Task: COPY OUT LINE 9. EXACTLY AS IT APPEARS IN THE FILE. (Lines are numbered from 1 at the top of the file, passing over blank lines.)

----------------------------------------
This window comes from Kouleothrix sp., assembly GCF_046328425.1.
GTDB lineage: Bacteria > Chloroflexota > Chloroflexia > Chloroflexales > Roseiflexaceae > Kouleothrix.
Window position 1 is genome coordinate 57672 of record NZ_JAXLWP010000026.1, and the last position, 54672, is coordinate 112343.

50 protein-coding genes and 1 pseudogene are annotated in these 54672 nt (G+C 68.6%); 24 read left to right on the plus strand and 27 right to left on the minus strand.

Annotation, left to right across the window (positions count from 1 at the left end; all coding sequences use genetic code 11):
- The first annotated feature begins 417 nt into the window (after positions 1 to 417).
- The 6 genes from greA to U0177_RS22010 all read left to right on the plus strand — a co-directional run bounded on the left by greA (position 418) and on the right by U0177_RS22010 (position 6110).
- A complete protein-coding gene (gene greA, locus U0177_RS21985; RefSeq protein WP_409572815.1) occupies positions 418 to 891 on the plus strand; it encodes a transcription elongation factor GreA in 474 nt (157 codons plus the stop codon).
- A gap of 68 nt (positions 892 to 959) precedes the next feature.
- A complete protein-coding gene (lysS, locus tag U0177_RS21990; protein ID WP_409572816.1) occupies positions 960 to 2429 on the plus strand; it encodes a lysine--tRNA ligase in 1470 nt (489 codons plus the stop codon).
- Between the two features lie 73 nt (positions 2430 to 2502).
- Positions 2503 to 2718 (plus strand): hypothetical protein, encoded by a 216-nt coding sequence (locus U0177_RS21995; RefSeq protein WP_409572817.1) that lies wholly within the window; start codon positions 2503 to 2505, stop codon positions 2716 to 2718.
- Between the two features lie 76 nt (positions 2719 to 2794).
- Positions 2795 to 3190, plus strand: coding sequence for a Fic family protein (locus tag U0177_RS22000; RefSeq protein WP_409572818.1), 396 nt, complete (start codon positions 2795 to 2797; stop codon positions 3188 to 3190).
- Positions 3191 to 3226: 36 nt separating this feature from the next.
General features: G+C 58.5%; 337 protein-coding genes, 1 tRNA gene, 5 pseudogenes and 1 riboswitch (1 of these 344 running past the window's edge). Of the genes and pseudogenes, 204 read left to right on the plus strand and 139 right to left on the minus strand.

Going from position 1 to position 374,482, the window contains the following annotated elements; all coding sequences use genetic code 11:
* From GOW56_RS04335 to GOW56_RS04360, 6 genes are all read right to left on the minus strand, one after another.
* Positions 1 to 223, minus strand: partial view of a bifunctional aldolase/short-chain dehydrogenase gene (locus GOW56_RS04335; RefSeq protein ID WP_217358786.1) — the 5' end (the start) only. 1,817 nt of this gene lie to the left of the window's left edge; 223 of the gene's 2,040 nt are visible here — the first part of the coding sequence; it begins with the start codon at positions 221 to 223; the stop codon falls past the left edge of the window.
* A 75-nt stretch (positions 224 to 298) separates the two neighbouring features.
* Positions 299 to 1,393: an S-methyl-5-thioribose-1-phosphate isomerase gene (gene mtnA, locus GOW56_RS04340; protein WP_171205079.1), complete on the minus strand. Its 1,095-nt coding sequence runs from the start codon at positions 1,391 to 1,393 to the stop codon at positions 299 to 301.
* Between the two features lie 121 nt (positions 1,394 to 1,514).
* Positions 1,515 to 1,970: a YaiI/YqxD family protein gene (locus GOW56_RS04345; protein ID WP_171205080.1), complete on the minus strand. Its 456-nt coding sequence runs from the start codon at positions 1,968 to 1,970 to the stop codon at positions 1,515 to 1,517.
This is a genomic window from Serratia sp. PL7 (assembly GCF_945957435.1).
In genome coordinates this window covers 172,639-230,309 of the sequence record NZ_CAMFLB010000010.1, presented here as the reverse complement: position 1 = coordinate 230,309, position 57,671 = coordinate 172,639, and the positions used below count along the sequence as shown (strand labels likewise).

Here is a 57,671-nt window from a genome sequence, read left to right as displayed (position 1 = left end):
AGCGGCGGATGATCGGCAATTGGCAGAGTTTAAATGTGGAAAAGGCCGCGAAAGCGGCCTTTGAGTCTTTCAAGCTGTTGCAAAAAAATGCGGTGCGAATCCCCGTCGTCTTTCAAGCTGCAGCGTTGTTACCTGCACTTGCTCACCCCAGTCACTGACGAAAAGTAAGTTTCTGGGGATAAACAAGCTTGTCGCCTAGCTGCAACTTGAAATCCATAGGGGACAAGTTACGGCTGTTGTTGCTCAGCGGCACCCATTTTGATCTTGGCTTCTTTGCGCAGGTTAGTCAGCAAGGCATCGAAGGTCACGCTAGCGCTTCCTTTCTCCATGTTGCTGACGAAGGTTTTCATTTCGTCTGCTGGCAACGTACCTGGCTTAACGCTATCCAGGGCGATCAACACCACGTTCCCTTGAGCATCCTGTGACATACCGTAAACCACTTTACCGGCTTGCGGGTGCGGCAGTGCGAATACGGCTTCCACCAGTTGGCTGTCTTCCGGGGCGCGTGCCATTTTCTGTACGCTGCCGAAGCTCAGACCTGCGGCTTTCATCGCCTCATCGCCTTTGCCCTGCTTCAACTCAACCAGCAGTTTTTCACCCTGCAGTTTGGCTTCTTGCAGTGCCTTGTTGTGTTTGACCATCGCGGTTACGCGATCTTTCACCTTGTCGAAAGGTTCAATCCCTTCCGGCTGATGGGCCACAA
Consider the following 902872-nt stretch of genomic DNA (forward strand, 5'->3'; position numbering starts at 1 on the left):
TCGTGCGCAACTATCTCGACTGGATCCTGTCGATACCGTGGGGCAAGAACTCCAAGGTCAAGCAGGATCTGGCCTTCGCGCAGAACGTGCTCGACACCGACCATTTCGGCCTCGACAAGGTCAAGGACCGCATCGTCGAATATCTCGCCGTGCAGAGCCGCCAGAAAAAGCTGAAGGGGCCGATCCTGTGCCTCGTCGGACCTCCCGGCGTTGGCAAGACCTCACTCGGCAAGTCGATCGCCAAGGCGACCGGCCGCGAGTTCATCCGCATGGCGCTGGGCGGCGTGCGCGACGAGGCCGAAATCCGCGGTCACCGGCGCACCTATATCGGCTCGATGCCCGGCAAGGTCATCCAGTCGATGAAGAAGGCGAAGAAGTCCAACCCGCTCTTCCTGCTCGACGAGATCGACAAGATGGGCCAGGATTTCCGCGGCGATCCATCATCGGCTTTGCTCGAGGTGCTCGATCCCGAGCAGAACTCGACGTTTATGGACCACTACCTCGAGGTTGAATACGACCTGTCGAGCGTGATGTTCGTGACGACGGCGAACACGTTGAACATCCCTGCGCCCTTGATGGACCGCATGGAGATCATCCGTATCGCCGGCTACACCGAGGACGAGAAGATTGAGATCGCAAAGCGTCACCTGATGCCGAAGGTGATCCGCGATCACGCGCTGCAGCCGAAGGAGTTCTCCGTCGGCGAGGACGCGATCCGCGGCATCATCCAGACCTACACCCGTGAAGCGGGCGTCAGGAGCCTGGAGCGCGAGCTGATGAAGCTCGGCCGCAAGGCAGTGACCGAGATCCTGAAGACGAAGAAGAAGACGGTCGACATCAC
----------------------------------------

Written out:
- A gap of 68 nt (positions 892 to 959) precedes the next feature.